Letter to the Wall: During the summer of 1969 I worked as a counselor at a camp for Special Needs campers in Vermont, my home state. I was an undergraduate student at the University of Vermont in Burlington, Vermont. During the school year we rallied on the Green at the University of Vermont, and we marched in Burlington. My older brother, who had recently graduated from Harvard and a younger sister who was in High School came from St Johnsbury, Vermont and joined me on the UVM Green. Many of us gathered and carried signs. It seemed very obvious that many FBI photographers or FBI- contracted photographers were snapping our pictures all over the place. The spirit was good; but I think by that time we had our eyes wide open. We were beginning to get angry. We knew innocent babies, women, and men were being killed in Vietnam by the U.S. government, and we knew that the entire war made no sense. We witnessed the U.S. “officials” “in charge” seemingly playing a game that tragically seemed to become a joke. We all knew what was going on. Vietnamese were dying, and U.S. soldiers were dying. We knew what needed to be done: stop the war now! But the huge U.S. government/ U.S. military/ Political/ propaganda machine kept grinding on, and no one seemed to listen.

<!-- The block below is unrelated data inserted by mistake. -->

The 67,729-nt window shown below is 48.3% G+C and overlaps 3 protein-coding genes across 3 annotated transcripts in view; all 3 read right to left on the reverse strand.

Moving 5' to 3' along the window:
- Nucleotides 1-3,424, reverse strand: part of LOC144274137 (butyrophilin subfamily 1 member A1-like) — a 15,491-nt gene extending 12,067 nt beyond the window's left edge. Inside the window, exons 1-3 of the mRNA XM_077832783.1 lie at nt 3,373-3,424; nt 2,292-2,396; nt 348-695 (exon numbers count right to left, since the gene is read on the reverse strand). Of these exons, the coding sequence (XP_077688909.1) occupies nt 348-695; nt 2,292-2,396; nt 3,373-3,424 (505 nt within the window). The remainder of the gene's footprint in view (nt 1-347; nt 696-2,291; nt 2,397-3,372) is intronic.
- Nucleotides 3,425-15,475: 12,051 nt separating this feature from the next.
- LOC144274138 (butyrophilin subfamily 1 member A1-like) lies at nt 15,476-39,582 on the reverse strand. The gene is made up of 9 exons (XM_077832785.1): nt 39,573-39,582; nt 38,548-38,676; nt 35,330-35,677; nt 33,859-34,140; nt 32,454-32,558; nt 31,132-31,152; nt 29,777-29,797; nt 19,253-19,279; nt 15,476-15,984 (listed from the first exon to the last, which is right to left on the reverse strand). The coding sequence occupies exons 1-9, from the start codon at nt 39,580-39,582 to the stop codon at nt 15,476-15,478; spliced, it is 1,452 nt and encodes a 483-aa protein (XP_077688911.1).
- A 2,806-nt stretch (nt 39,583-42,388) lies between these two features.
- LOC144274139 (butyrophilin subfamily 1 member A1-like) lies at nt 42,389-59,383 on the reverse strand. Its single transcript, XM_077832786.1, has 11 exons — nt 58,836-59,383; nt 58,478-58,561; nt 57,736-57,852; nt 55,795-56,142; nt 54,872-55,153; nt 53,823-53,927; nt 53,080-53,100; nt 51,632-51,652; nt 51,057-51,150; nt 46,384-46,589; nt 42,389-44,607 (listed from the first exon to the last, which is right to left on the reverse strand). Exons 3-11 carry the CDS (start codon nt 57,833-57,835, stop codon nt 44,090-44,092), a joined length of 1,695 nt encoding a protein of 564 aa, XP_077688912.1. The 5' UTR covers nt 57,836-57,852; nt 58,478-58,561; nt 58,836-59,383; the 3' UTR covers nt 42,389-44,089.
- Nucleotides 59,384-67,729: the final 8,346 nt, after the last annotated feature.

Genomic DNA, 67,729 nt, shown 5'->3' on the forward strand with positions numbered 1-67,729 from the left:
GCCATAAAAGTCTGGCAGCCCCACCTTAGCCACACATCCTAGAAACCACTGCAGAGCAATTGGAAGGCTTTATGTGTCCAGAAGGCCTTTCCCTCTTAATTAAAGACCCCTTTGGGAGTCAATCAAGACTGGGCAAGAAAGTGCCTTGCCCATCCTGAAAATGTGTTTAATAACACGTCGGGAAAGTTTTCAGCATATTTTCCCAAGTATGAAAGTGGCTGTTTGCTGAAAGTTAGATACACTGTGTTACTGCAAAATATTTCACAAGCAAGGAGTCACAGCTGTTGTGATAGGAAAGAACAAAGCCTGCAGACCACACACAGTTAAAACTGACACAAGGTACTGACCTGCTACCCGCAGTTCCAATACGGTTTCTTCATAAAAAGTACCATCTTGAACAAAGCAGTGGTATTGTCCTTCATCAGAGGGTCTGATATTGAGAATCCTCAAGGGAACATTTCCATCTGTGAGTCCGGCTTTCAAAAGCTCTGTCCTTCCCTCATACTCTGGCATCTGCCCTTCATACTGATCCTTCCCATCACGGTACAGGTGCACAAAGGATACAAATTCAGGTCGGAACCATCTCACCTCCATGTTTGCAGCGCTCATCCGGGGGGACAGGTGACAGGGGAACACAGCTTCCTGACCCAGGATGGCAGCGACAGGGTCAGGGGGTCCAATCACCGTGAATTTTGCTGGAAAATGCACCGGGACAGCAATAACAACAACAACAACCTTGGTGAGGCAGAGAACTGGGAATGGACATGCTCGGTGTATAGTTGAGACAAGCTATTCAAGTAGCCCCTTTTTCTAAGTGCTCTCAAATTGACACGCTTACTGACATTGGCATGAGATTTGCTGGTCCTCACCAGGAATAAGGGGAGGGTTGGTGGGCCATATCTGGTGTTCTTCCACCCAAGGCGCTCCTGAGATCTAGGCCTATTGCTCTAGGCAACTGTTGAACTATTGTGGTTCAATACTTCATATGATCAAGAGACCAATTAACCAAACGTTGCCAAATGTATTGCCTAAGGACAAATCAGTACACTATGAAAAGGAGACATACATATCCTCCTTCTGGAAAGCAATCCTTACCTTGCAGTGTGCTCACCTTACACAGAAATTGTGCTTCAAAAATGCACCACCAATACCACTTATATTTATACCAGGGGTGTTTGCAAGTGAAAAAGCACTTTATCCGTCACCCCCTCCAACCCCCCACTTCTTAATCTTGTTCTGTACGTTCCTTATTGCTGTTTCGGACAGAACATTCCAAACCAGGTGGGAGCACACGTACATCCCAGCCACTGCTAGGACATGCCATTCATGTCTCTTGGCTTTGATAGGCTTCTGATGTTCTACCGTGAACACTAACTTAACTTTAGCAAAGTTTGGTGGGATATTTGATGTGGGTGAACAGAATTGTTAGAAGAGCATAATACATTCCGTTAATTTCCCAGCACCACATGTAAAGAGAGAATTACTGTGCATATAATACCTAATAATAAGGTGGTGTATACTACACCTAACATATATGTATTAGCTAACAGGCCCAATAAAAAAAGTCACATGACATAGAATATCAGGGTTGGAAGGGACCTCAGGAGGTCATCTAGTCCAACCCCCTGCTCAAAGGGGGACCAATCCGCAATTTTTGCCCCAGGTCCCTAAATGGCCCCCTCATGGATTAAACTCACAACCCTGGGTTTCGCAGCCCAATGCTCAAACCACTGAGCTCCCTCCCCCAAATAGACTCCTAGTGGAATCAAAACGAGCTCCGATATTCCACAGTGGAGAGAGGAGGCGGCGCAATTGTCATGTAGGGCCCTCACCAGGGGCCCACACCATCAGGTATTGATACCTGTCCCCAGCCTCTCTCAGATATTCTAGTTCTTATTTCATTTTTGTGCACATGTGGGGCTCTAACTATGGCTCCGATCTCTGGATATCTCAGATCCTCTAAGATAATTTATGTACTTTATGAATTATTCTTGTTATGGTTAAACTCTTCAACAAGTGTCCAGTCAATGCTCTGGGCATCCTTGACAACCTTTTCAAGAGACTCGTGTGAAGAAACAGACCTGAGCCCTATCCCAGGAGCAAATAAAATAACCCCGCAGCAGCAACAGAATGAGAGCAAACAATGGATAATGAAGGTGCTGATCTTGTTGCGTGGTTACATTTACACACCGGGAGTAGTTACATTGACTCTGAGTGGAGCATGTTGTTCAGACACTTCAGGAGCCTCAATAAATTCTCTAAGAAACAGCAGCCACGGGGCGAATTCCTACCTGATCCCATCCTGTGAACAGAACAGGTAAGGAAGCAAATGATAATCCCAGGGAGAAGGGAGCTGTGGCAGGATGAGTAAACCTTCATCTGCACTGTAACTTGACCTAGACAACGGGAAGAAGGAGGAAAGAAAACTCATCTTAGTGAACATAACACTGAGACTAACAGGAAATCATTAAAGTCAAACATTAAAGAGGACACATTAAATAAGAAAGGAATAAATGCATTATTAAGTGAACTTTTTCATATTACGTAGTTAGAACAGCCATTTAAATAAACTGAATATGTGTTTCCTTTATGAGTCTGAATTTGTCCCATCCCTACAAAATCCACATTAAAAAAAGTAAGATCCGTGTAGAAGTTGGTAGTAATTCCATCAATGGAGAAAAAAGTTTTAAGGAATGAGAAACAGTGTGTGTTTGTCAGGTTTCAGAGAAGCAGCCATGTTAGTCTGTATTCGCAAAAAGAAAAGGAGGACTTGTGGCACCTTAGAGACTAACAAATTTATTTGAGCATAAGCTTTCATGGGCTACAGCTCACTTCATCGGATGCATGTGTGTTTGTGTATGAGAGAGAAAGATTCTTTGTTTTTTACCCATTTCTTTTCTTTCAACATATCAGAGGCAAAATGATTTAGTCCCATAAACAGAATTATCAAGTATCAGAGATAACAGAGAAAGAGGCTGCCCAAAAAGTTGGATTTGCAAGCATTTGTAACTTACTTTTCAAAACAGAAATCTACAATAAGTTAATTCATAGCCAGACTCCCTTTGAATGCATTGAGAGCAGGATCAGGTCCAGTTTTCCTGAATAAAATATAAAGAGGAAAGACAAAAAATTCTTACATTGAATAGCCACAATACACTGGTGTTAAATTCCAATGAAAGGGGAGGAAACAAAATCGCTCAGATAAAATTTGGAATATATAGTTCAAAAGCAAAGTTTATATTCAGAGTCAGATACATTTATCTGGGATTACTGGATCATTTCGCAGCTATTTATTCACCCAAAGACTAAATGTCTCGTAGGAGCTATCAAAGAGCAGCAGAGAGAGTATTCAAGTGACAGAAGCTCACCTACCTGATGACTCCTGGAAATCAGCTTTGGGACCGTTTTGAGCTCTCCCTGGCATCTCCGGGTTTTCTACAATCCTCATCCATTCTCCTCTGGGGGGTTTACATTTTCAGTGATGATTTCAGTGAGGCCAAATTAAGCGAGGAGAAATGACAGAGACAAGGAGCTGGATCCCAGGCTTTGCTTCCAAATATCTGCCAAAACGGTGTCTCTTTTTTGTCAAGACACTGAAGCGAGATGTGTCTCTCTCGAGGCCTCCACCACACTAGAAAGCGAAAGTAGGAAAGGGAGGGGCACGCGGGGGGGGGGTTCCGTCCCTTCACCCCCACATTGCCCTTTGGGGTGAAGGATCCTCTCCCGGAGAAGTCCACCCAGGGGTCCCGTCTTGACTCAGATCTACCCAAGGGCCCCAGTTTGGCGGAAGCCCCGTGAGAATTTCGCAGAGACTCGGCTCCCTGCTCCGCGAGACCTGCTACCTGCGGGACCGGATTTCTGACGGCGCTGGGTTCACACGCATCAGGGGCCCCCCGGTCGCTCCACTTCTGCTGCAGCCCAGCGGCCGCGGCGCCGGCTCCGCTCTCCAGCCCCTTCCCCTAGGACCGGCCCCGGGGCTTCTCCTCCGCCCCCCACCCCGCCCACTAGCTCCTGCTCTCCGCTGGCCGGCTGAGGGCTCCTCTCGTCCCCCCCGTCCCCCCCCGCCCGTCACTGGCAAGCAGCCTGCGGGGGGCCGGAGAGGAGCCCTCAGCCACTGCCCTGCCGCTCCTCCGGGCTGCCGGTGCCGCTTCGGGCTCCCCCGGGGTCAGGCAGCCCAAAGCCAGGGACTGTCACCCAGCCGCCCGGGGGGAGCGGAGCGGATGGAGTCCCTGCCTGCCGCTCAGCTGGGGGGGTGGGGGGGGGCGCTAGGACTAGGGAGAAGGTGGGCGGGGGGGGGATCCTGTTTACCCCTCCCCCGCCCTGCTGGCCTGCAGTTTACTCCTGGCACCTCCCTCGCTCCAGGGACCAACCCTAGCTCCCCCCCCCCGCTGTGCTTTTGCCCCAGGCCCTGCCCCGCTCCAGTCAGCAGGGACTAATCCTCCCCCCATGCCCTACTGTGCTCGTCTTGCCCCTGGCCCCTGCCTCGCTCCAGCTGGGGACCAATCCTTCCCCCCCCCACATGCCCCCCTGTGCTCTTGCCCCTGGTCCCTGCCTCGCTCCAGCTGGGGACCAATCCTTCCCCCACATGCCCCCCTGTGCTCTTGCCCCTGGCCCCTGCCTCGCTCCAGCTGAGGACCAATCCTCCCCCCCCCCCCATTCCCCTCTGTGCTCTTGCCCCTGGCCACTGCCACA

Brian Noyes Pulling
M.Div., Christian Minister and Social Worker
Maine and South Carolina
May 25, 2019
One of your fellow Airmen – who was in the operations building when the rockets hit – and saw you die – filed for mental disability in 2007. He had carried your death around with him for 37 years. In an official investigation of the April 8,1970 rocket attack and the Airman’s claim of PTSD, the VA stated, “… the Da Nang Air Base received eight incoming rockets resulting in light American casualties.”